James goes to Japan: Seiko Factory Part 1
Seiko was founded in Tokyo, it was the site of their original factory and the firm is still headquartered there, but their factories are all several hours away. The reason for this is that during WWII Seiko was producing not only watches, clocks and cockpit instruments but also timing devices and their sole customer was the armed forces of the Japanese Empire. Once the US Army Air Corps began bombing the Japanese mainland on a regular basis it became essential to move production to safer locations; which is why the production of mechanical Grand Seiko & Credor watches is carried out in Morioka 540 kilometres north; it would take around 6 hours to drive but the Hayabusa Bullet train covers the distance in 2 hours 11 minutes. And that was how I made my way there, relaxing in a comfy seat and browsing TimeZone courtesy of the free on board WiFi.
The area around Morioka is mountainous & heavily wooded, but the city itself sits in a plain at the junction of three rivers. Even though the area around the city was spared most of the WWII bombing, the Seiko factory is around 30 minutes outside town; set, almost invisibly amongst trees, a few hundred yards from the main road.
As the taxi pulled up, several of the management came out to welcome us, we walked inside, removed our shoes and donned slippers and then retired to a meeting room for a quick briefing on the plant, their history and what they do there; I learned some very interesting facts:
Here is a scale model of the factory to give you an idea of the mammoth scale of the place.
Then it was time for the real purpose of my trip, a guided tour of the factory. The really interesting thing for me is the dual purpose of the factories; on the ground floor is a mammoth production area devoted solely to the production of quartz movements; they make several dozen thousands a day. But they are NOT Seiko movements, rather they are signed ‘Time Module’ and are sold to watch firms all over the world who install them in inexpensive watches and then put their own names on the dials.
In contrast to this industrial behemoth, one floor up is the area where the mechanical Grand Seiko and Credor watches are made. On the wall outside the area are photographs & certificates for all the workers therein, sorted by the three grades into which they fall.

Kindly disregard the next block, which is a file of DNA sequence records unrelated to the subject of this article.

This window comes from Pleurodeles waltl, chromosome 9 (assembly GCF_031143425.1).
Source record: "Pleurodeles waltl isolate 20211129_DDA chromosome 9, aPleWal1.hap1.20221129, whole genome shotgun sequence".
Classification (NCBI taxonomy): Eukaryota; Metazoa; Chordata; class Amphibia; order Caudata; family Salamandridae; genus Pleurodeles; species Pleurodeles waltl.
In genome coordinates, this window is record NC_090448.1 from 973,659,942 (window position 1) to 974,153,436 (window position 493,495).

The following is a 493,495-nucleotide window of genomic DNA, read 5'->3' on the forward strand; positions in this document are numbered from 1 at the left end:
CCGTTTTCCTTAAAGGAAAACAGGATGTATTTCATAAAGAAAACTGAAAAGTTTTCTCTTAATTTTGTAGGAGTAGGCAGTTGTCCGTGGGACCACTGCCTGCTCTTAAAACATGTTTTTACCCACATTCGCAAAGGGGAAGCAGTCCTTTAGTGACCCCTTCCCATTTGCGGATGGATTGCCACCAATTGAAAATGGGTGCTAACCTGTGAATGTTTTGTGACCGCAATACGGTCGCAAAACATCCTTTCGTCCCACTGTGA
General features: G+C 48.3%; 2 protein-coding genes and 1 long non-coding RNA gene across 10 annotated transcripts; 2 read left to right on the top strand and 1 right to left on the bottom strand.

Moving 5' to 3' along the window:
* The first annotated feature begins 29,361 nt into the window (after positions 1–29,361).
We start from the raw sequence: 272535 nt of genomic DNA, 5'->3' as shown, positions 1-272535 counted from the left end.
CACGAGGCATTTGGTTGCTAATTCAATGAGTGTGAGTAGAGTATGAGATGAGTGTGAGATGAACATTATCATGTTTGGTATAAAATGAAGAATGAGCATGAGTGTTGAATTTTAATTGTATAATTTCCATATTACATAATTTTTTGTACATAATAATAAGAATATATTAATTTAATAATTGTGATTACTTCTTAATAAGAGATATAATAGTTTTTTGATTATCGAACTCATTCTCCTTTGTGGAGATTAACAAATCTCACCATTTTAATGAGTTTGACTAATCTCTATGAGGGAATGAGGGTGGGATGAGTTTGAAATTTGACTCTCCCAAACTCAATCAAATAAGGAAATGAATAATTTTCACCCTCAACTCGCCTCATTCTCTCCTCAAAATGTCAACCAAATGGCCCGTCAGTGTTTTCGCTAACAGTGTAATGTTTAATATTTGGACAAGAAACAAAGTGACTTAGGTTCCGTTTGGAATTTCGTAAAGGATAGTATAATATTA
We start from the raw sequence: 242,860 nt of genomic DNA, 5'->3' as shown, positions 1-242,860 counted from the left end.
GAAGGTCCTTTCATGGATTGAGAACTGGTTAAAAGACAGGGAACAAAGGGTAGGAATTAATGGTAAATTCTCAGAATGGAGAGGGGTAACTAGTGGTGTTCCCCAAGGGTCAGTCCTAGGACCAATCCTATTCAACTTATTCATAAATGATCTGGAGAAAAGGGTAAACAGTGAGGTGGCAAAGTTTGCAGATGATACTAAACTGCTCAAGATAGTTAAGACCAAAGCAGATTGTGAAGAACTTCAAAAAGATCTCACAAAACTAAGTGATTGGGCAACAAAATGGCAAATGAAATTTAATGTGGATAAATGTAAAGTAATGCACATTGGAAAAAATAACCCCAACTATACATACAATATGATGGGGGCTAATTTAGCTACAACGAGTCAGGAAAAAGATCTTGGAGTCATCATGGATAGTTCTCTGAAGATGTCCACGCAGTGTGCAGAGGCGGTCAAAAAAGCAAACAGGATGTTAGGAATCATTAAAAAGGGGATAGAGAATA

The area is quite small probably 100 yards by 20 yards and less than a hundred people work in an area split into four or five rooms; it has a glass wall on the long north side, looking out on to a tree covered landscape whilst the south side is also a glass wall with a corridor where visitors can see the artisans at work; fortunately I was allowed inside.
Here you can see the view from the corridor into the assembly area and out on to the view of the woods.
Here you can see the corridor with a raised platform so that visitors can get a good view of the workers.
The first room we entered was the testing room, the first thing that I noticed was the preponderance of binocular microscopes; which were used much more than in any Swiss factory I have ever visited. The testing of mechanical GS watches makes a mockery of the COSC tests; every movement is tested for 17 days and then once the watch is finally assembled, the completed watch is then tested for a further 14 days.
Then, it was time to enter the ‘holy of holies’; the actual assembly area; in order to do this, we had to don full protective gear, anti static overall & cap, protective bootees over our shoes and then enter an airlock where strong blasts of compressed air blew off any dust clinging to us. The other purpose of the airlock is because the assembly area is kept at an overpressure to the rest of the factory, meaning that if a door is opened; air will rush out, not in & so no dust can enter. Once you enter the area your first couple of steps are onto a sticky mat, so that anything, which had adhered to the soles of your bootees, will be removed. The level of cleanliness was somewhere between a surgical operating room & a microchip production facility.
The sight that greeted me was almost domestic in scale; around 40 workers sat at identical benches bent over microscopes.
Each worker sat on a very expensive Herman Miller Aeron chair at a bench which had been built to their specific requirements & physique; the benches were made by local craftsmen from a really beautiful dark local wood, which bore more than a passing resemblance to ebony. Each bench bore the name of the person who worked on it.
The system used here is that one person is responsible for the assembly of one movement from start to finish & their name is kept with the records of that movement, so that if a watch comes back for service, then the person who built that movement will be the one to service it; a level of responsibility I have never previously encountered. I was then allowed to see one of the craftsmen assemble a GS automatic movement from scratch.